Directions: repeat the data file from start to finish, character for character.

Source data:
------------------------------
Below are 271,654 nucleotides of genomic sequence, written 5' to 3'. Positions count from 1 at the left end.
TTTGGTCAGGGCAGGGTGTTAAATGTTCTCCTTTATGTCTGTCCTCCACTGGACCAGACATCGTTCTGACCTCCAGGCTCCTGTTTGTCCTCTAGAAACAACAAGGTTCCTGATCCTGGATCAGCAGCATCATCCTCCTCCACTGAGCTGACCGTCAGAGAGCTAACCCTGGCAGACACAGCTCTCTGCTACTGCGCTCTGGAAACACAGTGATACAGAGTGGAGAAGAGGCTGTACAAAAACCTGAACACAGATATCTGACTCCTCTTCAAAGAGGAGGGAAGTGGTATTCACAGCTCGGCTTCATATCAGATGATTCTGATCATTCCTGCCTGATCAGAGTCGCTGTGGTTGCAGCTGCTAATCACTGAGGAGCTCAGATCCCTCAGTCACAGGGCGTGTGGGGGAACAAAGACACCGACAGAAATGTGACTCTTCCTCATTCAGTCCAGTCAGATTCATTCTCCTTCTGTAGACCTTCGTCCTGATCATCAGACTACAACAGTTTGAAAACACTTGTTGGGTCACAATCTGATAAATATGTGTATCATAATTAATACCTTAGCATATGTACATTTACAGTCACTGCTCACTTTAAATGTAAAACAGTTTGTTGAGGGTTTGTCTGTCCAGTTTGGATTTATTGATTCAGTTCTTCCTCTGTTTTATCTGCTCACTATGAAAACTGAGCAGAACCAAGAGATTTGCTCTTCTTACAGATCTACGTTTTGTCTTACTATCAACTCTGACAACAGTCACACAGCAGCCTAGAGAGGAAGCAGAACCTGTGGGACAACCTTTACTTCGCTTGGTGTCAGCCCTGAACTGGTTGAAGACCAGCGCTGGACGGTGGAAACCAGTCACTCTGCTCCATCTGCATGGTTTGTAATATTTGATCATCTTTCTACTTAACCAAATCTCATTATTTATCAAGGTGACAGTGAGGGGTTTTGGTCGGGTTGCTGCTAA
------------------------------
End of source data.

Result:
Below are 271,654 nucleotides of genomic sequence, written 5' to 3'. Positions count from 1 at the left end.
TTTGGTCAGGGCAGGGTGTTAAATGTTCTCCTTTATGTCTGTCCTCCACTGGACCAGACATCGTTCTGACCTCCAGGCTCCTGTTTGTCCTCTAGAAACAACAAGGTTCCTGATCCTGGATCAGCAGCATCATCCTCCTCCACTGAGCTGACCGTCAGAGAGCTAACCCTGGCAGACACAGCTCTCTGCTACTGCGCTCTGGAAACACAGTGATACAGAGTGGAGAAGAGGCTGTACAAAAACCTGAACACAGATATCTGACTCCTCTTCAAAGAGGAGGGAAGTGGTATTCACAGCTCGGCTTCATATCAGATGATTCTGATCATTCCTGCCTGATCAGAGTCGCTGTGGTTGCAGCTGCTAATCACTGAGGAGCTCAGATCCCTCAGTCACAGGGCGTGTGGGGGAACAAAGACACCGACAGAAATGTGACTCTTCCTCATTCAGTCCAGTCAGATTCATTCTCCTTCTGTAGACCTTCGTCCTGATCATCAGACTACAACAGTTTGAAAACACTTGTTGGGTCACAATCTGATAAATATGTGTATCATAATTAATACCTTAGCATATGTACATTTACAGTCACTGCTCACTTTAAATGTAAAACAGTTTGTTGAGGGTTTGTCTGTCCAGTTTGGATTTATTGATTCAGTTCTTCCTCTGTTTTATCTGCTCACTATGAAAACTGAGCAGAACCAAGAGATTTGCTCTTCTTACAGATCTACGTTTTGTCTTACTATCAACTCTGACAACAGTCACACAGCAGCCTAGAGAGGAAGCAGAACCTGTGGGACAACCTTTACTTCGCTTGGTGTCAGCCCTGAACTGGTTGAAGACCAGCGCTGGACGGTGGAAACCAGTCACTCTGCTCCATCTGCATGGTTTGTAATATTTGATCATCTTTCTACTTAACCAAATCTCATTATTTATCAAGGTGACAGTGAGGGGTTTTGGTCGGGTTGCTGCTAA